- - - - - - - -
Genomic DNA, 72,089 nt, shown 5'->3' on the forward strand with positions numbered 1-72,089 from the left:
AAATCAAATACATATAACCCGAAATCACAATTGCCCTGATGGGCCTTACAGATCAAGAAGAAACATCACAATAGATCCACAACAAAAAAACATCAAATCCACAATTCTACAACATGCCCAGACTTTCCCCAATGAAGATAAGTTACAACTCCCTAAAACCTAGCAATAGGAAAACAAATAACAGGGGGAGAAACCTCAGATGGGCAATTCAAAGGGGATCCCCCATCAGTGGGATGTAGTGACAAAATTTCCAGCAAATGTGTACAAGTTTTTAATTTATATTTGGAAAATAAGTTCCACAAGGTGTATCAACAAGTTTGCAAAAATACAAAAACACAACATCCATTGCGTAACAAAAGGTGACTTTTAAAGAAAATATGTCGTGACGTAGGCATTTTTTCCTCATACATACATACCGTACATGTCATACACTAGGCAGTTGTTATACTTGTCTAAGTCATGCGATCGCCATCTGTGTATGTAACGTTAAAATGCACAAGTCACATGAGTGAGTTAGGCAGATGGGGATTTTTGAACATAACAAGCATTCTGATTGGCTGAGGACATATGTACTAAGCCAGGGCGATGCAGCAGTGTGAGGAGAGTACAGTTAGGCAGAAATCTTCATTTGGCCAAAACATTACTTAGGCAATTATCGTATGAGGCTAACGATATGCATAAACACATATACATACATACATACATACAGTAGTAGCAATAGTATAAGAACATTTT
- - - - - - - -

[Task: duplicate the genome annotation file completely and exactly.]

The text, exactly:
Genomic DNA, 72,089 nt, shown 5'->3' on the forward strand with positions numbered 1-72,089 from the left:
AAATCAAATACATATAACCCGAAATCACAATTGCCCTGATGGGCCTTACAGATCAAGAAGAAACATCACAATAGATCCACAACAAAAAAACATCAAATCCACAATTCTACAACATGCCCAGACTTTCCCCAATGAAGATAAGTTACAACTCCCTAAAACCTAGCAATAGGAAAACAAATAACAGGGGGAGAAACCTCAGATGGGCAATTCAAAGGGGATCCCCCATCAGTGGGATGTAGTGACAAAATTTCCAGCAAATGTGTACAAGTTTTTAATTTATATTTGGAAAATAAGTTCCACAAGGTGTATCAACAAGTTTGCAAAAATACAAAAACACAACATCCATTGCGTAACAAAAGGTGACTTTTAAAGAAAATATGTCGTGACGTAGGCATTTTTTCCTCATACATACATACCGTACATGTCATACACTAGGCAGTTGTTATACTTGTCTAAGTCATGCGATCGCCATCTGTGTATGTAACGTTAAAATGCACAAGTCACATGAGTGAGTTAGGCAGATGGGGATTTTTGAACATAACAAGCATTCTGATTGGCTGAGGACATATGTACTAAGCCAGGGCGATGCAGCAGTGTGAGGAGAGTACAGTTAGGCAGAAATCTTCATTTGGCCAAAACATTACTTAGGCAATTATCGTATGAGGCTAACGATATGCATAAACACATATACATACATACATACATACAGTAGTAGCAATAGTATAAGAACATTTT